By Kaitlyn Schaeffer

When stem cells were first discovered, their potential to alleviate suffering and cure disease was considered almost unbounded. However, their application to therapies has greatly outpaced research. Certain cancers are now treatable using stem cell-based techniques, but the vast majority of stem cell procedures are being conducted without any evidence that they are effective or safe.

Many years ago, physicians in Japan and South Korea created a “fat-based stem cell” technique – extracting blood and fatty tissue from patients through liposuction, and then injecting the resultant liquid into other parts of the body. The technique was used to improve breast augmentation and face lifts. Soon, US citizens began flocking to those countries to take advantage of these treatments, contributing to the rise of an international stem cell tourism trade.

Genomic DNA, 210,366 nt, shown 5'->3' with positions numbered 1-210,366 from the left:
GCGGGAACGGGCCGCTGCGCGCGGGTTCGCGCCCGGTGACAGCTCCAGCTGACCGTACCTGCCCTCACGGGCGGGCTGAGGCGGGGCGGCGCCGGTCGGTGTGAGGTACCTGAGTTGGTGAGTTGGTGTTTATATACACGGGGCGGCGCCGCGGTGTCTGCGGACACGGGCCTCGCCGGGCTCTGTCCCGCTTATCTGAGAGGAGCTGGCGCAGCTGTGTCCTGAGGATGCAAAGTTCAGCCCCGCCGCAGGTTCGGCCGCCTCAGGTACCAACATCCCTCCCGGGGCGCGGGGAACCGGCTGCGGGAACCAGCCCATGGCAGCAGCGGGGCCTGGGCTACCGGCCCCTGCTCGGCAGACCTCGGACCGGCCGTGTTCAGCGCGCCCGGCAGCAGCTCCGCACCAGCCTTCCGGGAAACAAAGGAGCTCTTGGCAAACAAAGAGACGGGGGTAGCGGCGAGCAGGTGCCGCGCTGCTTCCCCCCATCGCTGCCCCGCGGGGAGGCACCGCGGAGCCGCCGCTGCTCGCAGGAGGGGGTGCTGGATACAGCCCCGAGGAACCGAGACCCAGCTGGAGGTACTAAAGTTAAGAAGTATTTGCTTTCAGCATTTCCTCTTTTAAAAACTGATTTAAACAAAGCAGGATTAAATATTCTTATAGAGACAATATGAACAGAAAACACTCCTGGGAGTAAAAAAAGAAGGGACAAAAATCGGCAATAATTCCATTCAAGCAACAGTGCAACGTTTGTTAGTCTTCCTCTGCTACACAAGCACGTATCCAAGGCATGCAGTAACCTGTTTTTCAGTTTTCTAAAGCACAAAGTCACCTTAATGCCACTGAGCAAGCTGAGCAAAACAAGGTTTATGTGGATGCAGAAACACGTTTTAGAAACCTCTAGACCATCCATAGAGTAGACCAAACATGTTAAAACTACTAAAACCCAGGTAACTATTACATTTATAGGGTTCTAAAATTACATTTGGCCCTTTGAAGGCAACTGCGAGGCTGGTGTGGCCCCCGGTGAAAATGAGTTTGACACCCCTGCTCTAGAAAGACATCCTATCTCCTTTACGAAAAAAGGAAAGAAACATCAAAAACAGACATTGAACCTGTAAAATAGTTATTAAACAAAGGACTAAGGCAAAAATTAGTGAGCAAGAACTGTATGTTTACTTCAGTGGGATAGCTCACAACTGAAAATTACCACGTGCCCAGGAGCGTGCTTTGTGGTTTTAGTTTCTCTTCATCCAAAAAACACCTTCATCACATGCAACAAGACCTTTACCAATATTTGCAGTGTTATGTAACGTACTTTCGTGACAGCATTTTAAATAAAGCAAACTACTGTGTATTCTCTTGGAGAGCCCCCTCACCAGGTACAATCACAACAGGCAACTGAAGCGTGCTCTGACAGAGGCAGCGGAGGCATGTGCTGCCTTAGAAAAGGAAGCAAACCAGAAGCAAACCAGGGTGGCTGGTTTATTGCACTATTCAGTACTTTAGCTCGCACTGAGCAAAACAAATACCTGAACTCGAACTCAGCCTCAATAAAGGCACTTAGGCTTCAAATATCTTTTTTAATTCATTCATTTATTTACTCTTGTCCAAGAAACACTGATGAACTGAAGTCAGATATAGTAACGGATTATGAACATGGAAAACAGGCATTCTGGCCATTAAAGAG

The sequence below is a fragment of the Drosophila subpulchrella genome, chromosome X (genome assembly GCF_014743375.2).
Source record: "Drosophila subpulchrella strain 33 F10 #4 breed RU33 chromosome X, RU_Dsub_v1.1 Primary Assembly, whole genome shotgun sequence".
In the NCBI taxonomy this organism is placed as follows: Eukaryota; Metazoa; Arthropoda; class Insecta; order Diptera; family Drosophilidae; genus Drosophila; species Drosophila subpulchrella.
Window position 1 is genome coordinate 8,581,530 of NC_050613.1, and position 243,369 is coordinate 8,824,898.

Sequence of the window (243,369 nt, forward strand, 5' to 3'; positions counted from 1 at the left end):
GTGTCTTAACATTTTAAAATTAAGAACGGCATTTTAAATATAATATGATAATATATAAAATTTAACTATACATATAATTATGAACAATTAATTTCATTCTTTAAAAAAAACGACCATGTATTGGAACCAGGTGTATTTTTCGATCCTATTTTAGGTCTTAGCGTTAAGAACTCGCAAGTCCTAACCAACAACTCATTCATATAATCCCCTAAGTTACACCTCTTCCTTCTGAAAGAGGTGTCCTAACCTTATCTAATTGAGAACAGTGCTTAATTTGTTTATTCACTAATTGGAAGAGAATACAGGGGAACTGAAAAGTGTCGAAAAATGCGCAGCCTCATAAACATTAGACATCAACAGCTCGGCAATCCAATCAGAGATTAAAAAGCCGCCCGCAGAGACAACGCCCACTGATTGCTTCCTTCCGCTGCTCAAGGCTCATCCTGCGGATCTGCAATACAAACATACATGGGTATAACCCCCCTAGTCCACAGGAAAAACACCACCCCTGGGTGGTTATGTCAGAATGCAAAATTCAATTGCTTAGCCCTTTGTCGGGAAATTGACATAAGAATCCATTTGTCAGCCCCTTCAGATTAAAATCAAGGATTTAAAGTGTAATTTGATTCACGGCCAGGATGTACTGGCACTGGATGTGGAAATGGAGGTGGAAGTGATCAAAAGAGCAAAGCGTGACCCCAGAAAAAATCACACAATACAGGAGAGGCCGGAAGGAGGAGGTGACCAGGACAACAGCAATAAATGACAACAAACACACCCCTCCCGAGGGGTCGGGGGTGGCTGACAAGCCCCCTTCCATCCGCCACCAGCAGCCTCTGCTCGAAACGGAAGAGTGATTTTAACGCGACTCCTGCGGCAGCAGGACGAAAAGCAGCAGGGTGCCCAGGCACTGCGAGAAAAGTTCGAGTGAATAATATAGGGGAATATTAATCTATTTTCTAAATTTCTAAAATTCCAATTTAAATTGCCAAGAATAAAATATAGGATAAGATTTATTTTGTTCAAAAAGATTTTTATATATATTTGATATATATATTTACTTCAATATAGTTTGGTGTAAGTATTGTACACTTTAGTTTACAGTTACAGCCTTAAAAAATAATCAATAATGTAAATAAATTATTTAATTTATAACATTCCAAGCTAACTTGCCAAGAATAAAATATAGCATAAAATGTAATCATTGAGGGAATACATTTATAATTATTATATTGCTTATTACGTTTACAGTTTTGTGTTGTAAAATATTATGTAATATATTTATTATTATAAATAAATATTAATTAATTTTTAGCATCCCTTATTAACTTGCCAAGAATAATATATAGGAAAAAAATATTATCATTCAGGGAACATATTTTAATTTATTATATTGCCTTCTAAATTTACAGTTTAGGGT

Entrepreneurs and doctors in the US soon capitalized on the idea. Since 2010, the number of stem cell clinics has proliferated from only a few national centers to 170 today. An alarming number of these clinics are affiliated with large, for-profit organizations. Doctors need only attend a weekend seminar to become proficient in the techniques, which they can then market as therapies for dozens of conditions, including lupus, multiple sclerosis, erectile dysfunction, Lou Gehrig’s disease, and many cosmetic procedures. Business is booming, but it is almost completely unregulated. Many critics maintain that these procedures are quackery, and their safety is questionable – one stem cell doctor has had multiple patients die under his care.

“It’s sort of this 21st century cutting edge technology,” says Dr. Paul Knoepfler, a stem cell researcher at the University of California at Davis. “But the way it’s being implemented at these clinics and how it’s regulated is more like the 19th century. It’s a Wild West.”

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